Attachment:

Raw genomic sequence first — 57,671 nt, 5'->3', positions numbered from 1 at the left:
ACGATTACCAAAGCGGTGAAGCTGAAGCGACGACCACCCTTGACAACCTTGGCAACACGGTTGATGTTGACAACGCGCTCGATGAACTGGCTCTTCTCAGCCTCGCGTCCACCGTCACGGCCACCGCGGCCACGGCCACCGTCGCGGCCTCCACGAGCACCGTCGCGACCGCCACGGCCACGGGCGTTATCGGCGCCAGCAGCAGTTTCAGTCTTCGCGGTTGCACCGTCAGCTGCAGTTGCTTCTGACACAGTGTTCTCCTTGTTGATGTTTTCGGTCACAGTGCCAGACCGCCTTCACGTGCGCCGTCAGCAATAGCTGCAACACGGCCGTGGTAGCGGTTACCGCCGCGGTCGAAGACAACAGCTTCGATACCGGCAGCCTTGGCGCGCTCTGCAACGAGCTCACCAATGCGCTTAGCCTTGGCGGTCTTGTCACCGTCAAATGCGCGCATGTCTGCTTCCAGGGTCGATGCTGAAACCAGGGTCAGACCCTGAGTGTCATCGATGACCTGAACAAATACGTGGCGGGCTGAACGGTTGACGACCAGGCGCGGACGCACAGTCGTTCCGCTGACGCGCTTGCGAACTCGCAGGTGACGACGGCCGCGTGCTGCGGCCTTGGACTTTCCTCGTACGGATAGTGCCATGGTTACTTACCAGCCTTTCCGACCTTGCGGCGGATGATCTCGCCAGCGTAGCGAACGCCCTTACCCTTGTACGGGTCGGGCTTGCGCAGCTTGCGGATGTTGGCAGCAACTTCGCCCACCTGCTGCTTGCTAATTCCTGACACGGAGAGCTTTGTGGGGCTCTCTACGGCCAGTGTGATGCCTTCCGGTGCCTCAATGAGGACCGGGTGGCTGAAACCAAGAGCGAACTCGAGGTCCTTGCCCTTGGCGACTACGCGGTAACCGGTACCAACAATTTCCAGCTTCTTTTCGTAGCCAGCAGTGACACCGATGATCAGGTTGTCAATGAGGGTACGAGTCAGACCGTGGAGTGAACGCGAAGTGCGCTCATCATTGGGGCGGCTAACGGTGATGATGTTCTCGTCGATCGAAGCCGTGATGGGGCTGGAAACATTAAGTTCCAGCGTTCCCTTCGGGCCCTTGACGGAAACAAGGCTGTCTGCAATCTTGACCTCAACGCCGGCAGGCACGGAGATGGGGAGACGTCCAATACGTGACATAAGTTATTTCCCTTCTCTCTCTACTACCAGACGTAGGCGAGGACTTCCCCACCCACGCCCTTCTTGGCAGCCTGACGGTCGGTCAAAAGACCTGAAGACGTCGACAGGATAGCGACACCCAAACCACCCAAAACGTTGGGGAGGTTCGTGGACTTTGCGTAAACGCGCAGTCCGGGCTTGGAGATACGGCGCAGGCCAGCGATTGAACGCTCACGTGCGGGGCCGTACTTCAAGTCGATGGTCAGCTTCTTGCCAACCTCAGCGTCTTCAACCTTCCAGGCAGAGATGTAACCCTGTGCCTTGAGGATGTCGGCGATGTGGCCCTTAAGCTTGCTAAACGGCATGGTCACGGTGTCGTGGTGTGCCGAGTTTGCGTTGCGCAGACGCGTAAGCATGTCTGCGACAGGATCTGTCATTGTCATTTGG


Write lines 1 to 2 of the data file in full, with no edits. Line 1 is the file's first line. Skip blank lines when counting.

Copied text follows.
Raw genomic sequence first — 57,671 nt, 5'->3', positions numbered from 1 at the left:
ACGATTACCAAAGCGGTGAAGCTGAAGCGACGACCACCCTTGACAACCTTGGCAACACGGTTGATGTTGACAACGCGCTCGATGAACTGGCTCTTCTCAGCCTCGCGTCCACCGTCACGGCCACCGCGGCCACGGCCACCGTCGCGGCCTCCACGAGCACCGTCGCGACCGCCACGGCCACGGGCGTTATCGGCGCCAGCAGCAGTTTCAGTCTTCGCGGTTGCACCGTCAGCTGCAGTTGCTTCTGACACAGTGTTCTCCTTGTTGATGTTTTCGGTCACAGTGCCAGACCGCCTTCACGTGCGCCGTCAGCAATAGCTGCAACACGGCCGTGGTAGCGGTTACCGCCGCGGTCGAAGACAACAGCTTCGATACCGGCAGCCTTGGCGCGCTCTGCAACGAGCTCACCAATGCGCTTAGCCTTGGCGGTCTTGTCACCGTCAAATGCGCGCATGTCTGCTTCCAGGGTCGATGCTGAAACCAGGGTCAGACCCTGAGTGTCATCGATGACCTGAACAAATACGTGGCGGGCTGAACGGTTGACGACCAGGCGCGGACGCACAGTCGTTCCGCTGACGCGCTTGCGAACTCGCAGGTGACGACGGCCGCGTGCTGCGGCCTTGGACTTTCCTCGTACGGATAGTGCCATGGTTACTTACCAGCCTTTCCGACCTTGCGGCGGATGATCTCGCCAGCGTAGCGAACGCCCTTACCCTTGTACGGGTCGGGCTTGCGCAGCTTGCGGATGTTGGCAGCAACTTCGCCCACCTGCTGCTTGCTAATTCCTGACACGGAGAGCTTTGTGGGGCTCTCTACGGCCAGTGTGATGCCTTCCGGTGCCTCAATGAGGACCGGGTGGCTGAAACCAAGAGCGAACTCGAGGTCCTTGCCCTTGGCGACTACGCGGTAACCGGTACCAACAATTTCCAGCTTCTTTTCGTAGCCAGCAGTGACACCGATGATCAGGTTGTCAATGAGGGTACGAGTCAGACCGTGGAGTGAACGCGAAGTGCGCTCATCATTGGGGCGGCTAACGGTGATGATGTTCTCGTCGATCGAAGCCGTGATGGGGCTGGAAACATTAAGTTCCAGCGTTCCCTTCGGGCCCTTGACGGAAACAAGGCTGTCTGCAATCTTGACCTCAACGCCGGCAGGCACGGAGATGGGGAGACGTCCAATACGTGACATAAGTTATTTCCCTTCTCTCTCTACTACCAGACGTAGGCGAGGACTTCCCCACCCACGCCCTTCTTGGCAGCCTGACGGTCGGTCAAAAGACCTGAAGACGTCGACAGGATAGCGACACCCAAACCACCCAAAACGTTGGGGAGGTTCGTGGACTTTGCGTAAACGCGCAGTCCGGGCTTGGAGATACGGCGCAGGCCAGCGATTGAACGCTCACGTGCGGGGCCGTACTTCAAGTCGATGGTCAGCTTCTTGCCAACCTCAGCGTCTTCAACCTTCCAGGCAGAGATGTAACCCTGTGCCTTGAGGATGTCGGCGATGTGGCCCTTAAGCTTGCTAAACGGCATGGTCACGGTGTCGTGGTGTGCCGAGTTTGCGTTGCGCAGACGCGTAAGCATGTCTGCGACAGGATCTGTCATTGTCATTTGG